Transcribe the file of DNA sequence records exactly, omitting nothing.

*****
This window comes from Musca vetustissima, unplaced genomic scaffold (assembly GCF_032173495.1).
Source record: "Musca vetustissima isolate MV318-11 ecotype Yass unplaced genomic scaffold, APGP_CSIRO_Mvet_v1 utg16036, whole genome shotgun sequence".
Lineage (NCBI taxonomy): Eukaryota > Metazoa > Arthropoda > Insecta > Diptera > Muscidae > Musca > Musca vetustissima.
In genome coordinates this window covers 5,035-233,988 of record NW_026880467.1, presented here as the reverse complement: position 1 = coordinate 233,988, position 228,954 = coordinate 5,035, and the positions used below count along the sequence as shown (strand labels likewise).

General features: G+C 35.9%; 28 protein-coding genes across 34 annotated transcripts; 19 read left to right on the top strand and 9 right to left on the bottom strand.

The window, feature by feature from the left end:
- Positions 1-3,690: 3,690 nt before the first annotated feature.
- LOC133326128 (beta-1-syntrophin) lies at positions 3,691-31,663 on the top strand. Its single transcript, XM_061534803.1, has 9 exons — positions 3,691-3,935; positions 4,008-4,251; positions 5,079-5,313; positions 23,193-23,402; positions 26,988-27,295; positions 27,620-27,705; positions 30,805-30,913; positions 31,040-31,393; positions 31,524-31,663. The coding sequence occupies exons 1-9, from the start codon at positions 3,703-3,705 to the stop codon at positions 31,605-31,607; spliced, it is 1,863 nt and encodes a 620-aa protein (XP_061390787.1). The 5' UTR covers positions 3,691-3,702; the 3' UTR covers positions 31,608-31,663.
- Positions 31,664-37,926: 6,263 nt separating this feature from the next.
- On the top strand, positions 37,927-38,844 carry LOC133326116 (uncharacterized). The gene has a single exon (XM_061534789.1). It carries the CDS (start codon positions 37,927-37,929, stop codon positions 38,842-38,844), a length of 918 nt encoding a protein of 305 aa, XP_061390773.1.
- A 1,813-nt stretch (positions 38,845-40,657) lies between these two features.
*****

This window comes from Musca vetustissima, unplaced genomic scaffold (assembly GCF_032173495.1).
Source record: "Musca vetustissima isolate MV318-11 ecotype Yass unplaced genomic scaffold, APGP_CSIRO_Mvet_v1 utg16036, whole genome shotgun sequence".
Lineage (NCBI taxonomy): Eukaryota > Metazoa > Arthropoda > Insecta > Diptera > Muscidae > Musca > Musca vetustissima.
In genome coordinates this window covers 5,035-233,988 of record NW_026880467.1, presented here as the reverse complement: position 1 = coordinate 233,988, position 228,954 = coordinate 5,035, and the positions used below count along the sequence as shown (strand labels likewise).

General features: G+C 35.9%; 28 protein-coding genes across 34 annotated transcripts; 19 read left to right on the top strand and 9 right to left on the bottom strand.

The window, feature by feature from the left end:
- Positions 1-3,690: 3,690 nt before the first annotated feature.
- LOC133326128 (beta-1-syntrophin) lies at positions 3,691-31,663 on the top strand. Its single transcript, XM_061534803.1, has 9 exons — positions 3,691-3,935; positions 4,008-4,251; positions 5,079-5,313; positions 23,193-23,402; positions 26,988-27,295; positions 27,620-27,705; positions 30,805-30,913; positions 31,040-31,393; positions 31,524-31,663. The coding sequence occupies exons 1-9, from the start codon at positions 3,703-3,705 to the stop codon at positions 31,605-31,607; spliced, it is 1,863 nt and encodes a 620-aa protein (XP_061390787.1). The 5' UTR covers positions 3,691-3,702; the 3' UTR covers positions 31,608-31,663.
- Positions 31,664-37,926: 6,263 nt separating this feature from the next.
- On the top strand, positions 37,927-38,844 carry LOC133326116 (uncharacterized). The gene has a single exon (XM_061534789.1). It carries the CDS (start codon positions 37,927-37,929, stop codon positions 38,842-38,844), a length of 918 nt encoding a protein of 305 aa, XP_061390773.1.
- A 1,813-nt stretch (positions 38,845-40,657) lies between these two features.